A small breach in the personhood barrier
Earlier this month an American animal rights group made a push to gain legal recognition for the personhood of non-animals.
Earlier this month an American animal rights group made a push to gain legal recognition for the personhood of non-animals. Representatives from the Nonhuman Rights Project filed three separate suits in New York, in each case claiming that an animal had had his rights denied by his owners.
The first to be lodged was that of Tommy, a chimpanzee, who is being held captive in a cage in a shed at a used trailer lot in Gloversville, NY. In that case, the judge rejected the claim, but expressed his sympathy for the case of NRP.
Judge Ralph A. Boniello said, “I’m not going to be the one to make that leap of faith”, but he said that the arguments of the group were sound and he wished them the best of luck in campaigning for legislative action.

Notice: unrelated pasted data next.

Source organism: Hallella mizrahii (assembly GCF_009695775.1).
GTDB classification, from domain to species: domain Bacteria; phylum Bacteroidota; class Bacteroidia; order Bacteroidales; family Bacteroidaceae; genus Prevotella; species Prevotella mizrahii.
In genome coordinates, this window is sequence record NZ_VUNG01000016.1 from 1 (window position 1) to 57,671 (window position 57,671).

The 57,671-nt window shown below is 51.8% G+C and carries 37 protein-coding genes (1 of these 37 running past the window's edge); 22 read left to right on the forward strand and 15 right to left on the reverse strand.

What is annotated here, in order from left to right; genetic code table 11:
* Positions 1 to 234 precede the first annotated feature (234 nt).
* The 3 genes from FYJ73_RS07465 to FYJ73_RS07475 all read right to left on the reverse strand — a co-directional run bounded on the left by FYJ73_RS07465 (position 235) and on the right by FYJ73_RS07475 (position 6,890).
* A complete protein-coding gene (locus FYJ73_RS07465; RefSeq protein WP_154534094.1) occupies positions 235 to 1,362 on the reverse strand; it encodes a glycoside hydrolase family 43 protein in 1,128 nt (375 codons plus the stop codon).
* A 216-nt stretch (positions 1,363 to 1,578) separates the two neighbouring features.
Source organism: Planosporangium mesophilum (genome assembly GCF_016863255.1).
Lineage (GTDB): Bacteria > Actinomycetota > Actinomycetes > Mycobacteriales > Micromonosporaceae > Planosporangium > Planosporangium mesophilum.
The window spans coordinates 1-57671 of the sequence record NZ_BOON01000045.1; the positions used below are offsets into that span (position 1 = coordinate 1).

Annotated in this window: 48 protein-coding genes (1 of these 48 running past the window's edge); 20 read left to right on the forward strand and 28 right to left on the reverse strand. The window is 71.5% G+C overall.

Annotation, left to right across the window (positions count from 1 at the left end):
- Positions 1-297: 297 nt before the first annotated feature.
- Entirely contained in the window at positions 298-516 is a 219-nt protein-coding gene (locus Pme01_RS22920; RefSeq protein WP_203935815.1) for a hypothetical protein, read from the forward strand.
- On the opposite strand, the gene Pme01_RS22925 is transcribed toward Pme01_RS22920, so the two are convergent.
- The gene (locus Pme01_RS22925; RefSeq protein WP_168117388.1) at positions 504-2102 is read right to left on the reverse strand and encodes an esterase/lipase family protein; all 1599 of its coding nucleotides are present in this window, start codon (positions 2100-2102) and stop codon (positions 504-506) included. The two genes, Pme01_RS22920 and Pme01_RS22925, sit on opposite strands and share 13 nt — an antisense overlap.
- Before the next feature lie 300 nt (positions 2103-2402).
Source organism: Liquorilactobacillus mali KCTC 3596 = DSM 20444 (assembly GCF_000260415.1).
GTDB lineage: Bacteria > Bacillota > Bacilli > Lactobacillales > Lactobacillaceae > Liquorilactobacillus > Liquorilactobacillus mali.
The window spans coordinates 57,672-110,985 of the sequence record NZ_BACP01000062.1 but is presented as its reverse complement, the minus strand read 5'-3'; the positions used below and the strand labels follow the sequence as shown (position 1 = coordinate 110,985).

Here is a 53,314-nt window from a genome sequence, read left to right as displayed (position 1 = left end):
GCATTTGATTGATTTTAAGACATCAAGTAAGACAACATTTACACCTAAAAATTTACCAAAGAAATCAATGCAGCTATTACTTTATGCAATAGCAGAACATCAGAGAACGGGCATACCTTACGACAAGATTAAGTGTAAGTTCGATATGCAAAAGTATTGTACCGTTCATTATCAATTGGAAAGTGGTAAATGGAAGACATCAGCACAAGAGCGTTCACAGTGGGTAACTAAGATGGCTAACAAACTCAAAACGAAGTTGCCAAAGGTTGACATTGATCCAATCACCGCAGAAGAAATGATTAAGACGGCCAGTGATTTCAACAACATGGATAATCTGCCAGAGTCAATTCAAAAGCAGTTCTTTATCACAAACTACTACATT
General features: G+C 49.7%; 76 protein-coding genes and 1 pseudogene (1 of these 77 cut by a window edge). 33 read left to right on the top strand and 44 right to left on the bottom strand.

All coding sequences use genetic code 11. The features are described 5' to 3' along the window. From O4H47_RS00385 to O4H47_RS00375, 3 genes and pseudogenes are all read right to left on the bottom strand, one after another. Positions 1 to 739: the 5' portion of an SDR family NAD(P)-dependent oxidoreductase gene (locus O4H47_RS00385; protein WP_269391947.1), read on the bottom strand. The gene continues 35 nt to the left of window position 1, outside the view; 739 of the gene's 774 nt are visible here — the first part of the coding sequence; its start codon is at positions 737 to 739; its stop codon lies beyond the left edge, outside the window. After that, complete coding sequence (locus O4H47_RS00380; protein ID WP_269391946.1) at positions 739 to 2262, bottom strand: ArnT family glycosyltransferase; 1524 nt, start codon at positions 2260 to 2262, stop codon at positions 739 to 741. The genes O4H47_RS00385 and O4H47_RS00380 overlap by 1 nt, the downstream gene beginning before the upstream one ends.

Despite this setback, NRP’s lawyer Steven Wise is confident that the campaign will progress: “I think that people in the future will look back,” says Wise, “and see this as the opening salvo in a sustained, strategic litigation campaign that led to a breach of the personhood barrier which currently divides humans from non-humans.”
Jennifer Mason of Personhood USA expressed grave concerns about the premise of the campaign: “The most dangerous flaw in these lawsuits is the premise that personhood is based on cognitive abilities. Cognition or self-awareness is not a standard to determine personhood. If that were so, some disabled people, infants, and elderly determined to have fewer cognitive abilities than others could be labelled non-persons”.
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